Death-metal bid to give new life to Jersey’s ancient tongue

ATTEMPTS to revive Jersey’s native language and folklore have come in several forms in recent years.

But few might have anticipated the latest endeavour to make Jèrriais more accessible – a death-metal album.

That is exactly what musician Alex Cox and vocalist James Andrews have done. They have even called their band and record ‘Head of Helier’ after the Island’s patron saint and the legend surrounding his demise.

The album, which can be listened to on YouTube, features several darkly themed songs in the Island’s native language, backed by metal riffs and hardcore drumming.

The main subject matter of the lyrics is Jersey folklore, and draws upon local legends such as the tale of Geoffrey’s Leap, where a criminal survived execution by being hurled off a high rock at Anne Port. After Geoffrey swam back to shore, some of the crowd argued that he should be allowed to live, while others called for him to be thrown off again. To settle the matter, Geoffrey leapt off the ledge voluntarily, but fell on the rocks below and died.

Mr Cox, who put all the music together, said that the project had been inspired by Norwegian and Swedish death-metal bands that used their own history as a source of lyrical inspiration.

‘They sing about their history – stuff like the Vikings – and I thought just look close to home instead of around the world for stuff to write,’ he said.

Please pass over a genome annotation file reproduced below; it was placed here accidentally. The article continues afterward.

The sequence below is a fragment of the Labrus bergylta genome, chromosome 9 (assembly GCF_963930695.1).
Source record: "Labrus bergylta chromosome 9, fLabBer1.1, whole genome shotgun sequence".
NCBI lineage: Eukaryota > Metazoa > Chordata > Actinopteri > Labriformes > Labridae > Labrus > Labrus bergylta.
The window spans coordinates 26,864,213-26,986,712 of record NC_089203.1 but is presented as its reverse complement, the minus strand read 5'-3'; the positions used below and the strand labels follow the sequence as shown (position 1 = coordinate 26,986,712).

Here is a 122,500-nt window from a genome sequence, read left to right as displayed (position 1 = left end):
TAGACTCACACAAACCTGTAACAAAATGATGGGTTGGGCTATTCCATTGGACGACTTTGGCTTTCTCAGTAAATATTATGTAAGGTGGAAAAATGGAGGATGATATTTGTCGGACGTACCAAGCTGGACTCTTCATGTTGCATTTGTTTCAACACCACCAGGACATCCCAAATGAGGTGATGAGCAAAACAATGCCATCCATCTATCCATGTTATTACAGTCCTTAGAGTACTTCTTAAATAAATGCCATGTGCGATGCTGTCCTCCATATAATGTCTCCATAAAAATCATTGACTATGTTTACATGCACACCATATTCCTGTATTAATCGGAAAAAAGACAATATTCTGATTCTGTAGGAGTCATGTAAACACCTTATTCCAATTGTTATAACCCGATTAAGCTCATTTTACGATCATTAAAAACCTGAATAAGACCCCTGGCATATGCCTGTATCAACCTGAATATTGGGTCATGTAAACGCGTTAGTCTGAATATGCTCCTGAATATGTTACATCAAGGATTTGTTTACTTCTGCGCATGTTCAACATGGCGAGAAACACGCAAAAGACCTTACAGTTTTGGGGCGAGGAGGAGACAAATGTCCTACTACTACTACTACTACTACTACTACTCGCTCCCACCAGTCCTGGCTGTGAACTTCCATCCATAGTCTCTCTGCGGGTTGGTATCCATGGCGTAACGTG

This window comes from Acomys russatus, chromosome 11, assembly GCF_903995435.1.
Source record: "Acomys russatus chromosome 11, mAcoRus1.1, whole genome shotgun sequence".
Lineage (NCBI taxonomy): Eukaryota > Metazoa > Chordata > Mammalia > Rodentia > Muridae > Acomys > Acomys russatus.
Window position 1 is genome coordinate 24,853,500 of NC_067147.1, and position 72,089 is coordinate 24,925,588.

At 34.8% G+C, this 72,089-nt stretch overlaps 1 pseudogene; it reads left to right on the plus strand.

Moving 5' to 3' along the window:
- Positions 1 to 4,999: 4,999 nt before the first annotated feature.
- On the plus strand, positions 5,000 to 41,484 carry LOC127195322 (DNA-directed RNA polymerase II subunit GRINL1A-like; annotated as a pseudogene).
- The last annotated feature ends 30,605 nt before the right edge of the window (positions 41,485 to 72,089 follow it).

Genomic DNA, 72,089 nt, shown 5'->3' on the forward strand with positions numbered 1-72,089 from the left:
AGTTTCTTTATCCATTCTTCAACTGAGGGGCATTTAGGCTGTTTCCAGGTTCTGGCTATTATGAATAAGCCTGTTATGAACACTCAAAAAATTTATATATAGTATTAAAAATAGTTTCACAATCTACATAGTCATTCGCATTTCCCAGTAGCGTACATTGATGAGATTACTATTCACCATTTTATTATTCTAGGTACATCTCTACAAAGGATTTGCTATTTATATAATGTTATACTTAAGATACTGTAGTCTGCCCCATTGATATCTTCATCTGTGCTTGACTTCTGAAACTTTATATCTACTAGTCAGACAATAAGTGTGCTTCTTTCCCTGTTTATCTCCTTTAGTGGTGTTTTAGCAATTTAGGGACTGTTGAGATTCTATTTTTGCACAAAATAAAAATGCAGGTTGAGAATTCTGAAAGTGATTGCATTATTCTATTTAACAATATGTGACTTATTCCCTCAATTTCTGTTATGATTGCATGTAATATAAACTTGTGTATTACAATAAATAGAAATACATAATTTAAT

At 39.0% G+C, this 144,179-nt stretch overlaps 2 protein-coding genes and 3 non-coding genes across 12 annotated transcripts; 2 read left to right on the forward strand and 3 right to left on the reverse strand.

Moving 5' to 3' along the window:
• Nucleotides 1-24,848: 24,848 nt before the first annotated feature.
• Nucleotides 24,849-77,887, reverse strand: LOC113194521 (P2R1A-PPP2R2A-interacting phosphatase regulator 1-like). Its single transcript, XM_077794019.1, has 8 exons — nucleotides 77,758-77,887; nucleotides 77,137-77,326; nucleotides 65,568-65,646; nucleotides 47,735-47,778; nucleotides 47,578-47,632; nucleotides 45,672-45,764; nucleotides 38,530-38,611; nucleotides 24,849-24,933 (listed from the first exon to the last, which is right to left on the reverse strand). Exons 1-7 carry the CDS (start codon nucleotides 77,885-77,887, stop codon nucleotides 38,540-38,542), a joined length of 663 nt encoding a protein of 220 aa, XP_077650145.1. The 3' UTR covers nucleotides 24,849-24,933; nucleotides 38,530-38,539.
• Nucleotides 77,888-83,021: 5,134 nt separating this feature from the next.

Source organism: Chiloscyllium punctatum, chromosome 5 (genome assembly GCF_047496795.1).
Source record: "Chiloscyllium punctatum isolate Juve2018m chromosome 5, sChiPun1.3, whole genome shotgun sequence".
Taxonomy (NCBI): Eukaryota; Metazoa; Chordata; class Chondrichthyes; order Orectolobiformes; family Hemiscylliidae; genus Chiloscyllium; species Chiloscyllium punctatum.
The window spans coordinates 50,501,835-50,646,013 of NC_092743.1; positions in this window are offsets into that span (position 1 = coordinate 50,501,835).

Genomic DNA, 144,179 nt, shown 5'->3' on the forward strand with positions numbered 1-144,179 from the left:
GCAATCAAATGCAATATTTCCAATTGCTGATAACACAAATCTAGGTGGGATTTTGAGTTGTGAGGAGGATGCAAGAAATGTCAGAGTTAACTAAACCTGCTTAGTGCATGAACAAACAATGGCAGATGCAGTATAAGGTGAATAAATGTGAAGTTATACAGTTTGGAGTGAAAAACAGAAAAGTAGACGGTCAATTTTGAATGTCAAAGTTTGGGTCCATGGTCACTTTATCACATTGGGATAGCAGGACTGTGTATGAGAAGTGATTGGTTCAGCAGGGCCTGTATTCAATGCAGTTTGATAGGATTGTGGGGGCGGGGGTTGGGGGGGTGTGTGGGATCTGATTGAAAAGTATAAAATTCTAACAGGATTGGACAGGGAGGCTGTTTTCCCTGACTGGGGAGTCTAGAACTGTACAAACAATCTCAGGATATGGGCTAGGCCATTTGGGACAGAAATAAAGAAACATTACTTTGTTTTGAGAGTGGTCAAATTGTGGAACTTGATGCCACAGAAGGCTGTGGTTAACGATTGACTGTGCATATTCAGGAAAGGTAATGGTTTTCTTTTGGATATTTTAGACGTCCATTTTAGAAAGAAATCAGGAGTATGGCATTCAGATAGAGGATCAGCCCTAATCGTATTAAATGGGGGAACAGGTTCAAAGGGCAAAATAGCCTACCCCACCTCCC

‘There’s tons of stuff here that’s just overlooked in Jersey, because you tend to overlook everything where you live.’

Head of Helier vocalist James Andrews (29269332)

Mr Cox added: ‘I’ve always been interested in languages. I’ve always wanted to do something like this.

‘Not many people speak Jèrriais – it’s dying even though everyone used to speak it not that long ago. There used to be 14 different dialects in the Island.’

Mr Cox, who is 28, explained that other folklore had inspired lyrics in the album’s songs, and even the name of the band.

‘The name Head of Helier was chosen because St Helier had his head chopped off by Saxon pirates. That’s why the two axes are on the parish crest,’ he said.

‘The legend is that because he was such a holy man, he picked his head up off the floor and just walked off with it – and that’s what inspired our album cover.’

Mr Cox added: ‘Then you’ve got the first song, Geoffrey’s Leap, which is obviously about Geoffrey’s Leap. The next one is La Tueuthie, which is Jèrriais for the “Killing Well”, also known as the Fairy Pool or the Lavoir des Dames, which is the low-tide rock-pool at Sorel point.

‘The folklore said that when there was really bad weather, if ships were out at sea, people would spot them on the cliffs and they’d light a beacon so they could come in.

‘What you would get is sirens or witches who would light a beacon next to the pool and the ships would come in, thinking it was safe, and hit the rocks. Then they would drown the sailors or pirates in the pool.’

Another of the album’s songs focuses on a boat called the Minnow, which was shipwrecked on the Ecréhous, and the fate of the stranded sailors. The album can be found on YouTube by searching for Head of Helier.

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